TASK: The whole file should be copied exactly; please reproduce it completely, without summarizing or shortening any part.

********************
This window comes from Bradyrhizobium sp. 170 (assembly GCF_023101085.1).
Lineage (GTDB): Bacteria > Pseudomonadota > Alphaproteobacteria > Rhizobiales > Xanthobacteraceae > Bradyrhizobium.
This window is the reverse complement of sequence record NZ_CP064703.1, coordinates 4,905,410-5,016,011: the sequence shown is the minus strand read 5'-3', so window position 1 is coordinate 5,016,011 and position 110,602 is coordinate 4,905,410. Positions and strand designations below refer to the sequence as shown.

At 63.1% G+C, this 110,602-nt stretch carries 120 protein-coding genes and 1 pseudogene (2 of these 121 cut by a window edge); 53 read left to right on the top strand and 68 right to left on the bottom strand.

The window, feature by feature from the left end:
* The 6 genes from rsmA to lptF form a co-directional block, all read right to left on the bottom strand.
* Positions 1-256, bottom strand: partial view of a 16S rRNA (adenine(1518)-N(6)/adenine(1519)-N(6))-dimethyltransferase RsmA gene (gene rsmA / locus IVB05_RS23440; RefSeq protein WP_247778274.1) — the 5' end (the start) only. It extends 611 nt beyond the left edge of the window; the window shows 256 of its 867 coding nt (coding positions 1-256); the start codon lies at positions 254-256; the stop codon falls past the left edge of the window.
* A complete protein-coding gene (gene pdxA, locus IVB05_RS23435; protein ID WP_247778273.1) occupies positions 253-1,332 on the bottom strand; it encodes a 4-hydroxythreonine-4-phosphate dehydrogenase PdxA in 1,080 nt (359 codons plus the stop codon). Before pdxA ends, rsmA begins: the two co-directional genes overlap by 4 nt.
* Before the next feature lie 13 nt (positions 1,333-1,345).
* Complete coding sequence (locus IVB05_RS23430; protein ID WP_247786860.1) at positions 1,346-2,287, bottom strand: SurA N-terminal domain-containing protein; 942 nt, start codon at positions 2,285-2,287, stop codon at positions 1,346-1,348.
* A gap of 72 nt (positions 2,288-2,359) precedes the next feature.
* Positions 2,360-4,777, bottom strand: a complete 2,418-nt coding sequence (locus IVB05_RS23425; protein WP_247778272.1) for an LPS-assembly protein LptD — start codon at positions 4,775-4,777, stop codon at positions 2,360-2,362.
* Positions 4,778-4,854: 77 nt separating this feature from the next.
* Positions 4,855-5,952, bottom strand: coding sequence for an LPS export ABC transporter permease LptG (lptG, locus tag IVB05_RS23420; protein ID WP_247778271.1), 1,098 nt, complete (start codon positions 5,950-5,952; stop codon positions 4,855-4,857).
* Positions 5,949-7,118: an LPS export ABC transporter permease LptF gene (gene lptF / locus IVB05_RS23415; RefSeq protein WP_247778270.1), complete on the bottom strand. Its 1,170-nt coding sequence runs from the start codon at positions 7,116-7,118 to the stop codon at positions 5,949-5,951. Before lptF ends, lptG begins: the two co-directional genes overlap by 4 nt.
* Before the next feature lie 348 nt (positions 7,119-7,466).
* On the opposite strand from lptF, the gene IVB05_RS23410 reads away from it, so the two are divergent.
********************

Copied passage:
This window comes from Bradyrhizobium sp. 170 (assembly GCF_023101085.1).
Lineage (GTDB): Bacteria > Pseudomonadota > Alphaproteobacteria > Rhizobiales > Xanthobacteraceae > Bradyrhizobium.
This window is the reverse complement of sequence record NZ_CP064703.1, coordinates 4,905,410-5,016,011: the sequence shown is the minus strand read 5'-3', so window position 1 is coordinate 5,016,011 and position 110,602 is coordinate 4,905,410. Positions and strand designations below refer to the sequence as shown.

At 63.1% G+C, this 110,602-nt stretch carries 120 protein-coding genes and 1 pseudogene (2 of these 121 cut by a window edge); 53 read left to right on the top strand and 68 right to left on the bottom strand.

The window, feature by feature from the left end:
* The 6 genes from rsmA to lptF form a co-directional block, all read right to left on the bottom strand.
* Positions 1-256, bottom strand: partial view of a 16S rRNA (adenine(1518)-N(6)/adenine(1519)-N(6))-dimethyltransferase RsmA gene (gene rsmA / locus IVB05_RS23440; RefSeq protein WP_247778274.1) — the 5' end (the start) only. It extends 611 nt beyond the left edge of the window; the window shows 256 of its 867 coding nt (coding positions 1-256); the start codon lies at positions 254-256; the stop codon falls past the left edge of the window.
* A complete protein-coding gene (gene pdxA, locus IVB05_RS23435; protein ID WP_247778273.1) occupies positions 253-1,332 on the bottom strand; it encodes a 4-hydroxythreonine-4-phosphate dehydrogenase PdxA in 1,080 nt (359 codons plus the stop codon). Before pdxA ends, rsmA begins: the two co-directional genes overlap by 4 nt.
* Before the next feature lie 13 nt (positions 1,333-1,345).
* Complete coding sequence (locus IVB05_RS23430; protein ID WP_247786860.1) at positions 1,346-2,287, bottom strand: SurA N-terminal domain-containing protein; 942 nt, start codon at positions 2,285-2,287, stop codon at positions 1,346-1,348.
* A gap of 72 nt (positions 2,288-2,359) precedes the next feature.
* Positions 2,360-4,777, bottom strand: a complete 2,418-nt coding sequence (locus IVB05_RS23425; protein WP_247778272.1) for an LPS-assembly protein LptD — start codon at positions 4,775-4,777, stop codon at positions 2,360-2,362.
* Positions 4,778-4,854: 77 nt separating this feature from the next.
* Positions 4,855-5,952, bottom strand: coding sequence for an LPS export ABC transporter permease LptG (lptG, locus tag IVB05_RS23420; protein ID WP_247778271.1), 1,098 nt, complete (start codon positions 5,950-5,952; stop codon positions 4,855-4,857).
* Positions 5,949-7,118: an LPS export ABC transporter permease LptF gene (gene lptF / locus IVB05_RS23415; RefSeq protein WP_247778270.1), complete on the bottom strand. Its 1,170-nt coding sequence runs from the start codon at positions 7,116-7,118 to the stop codon at positions 5,949-5,951. Before lptF ends, lptG begins: the two co-directional genes overlap by 4 nt.
* Before the next feature lie 348 nt (positions 7,119-7,466).
* On the opposite strand from lptF, the gene IVB05_RS23410 reads away from it, so the two are divergent.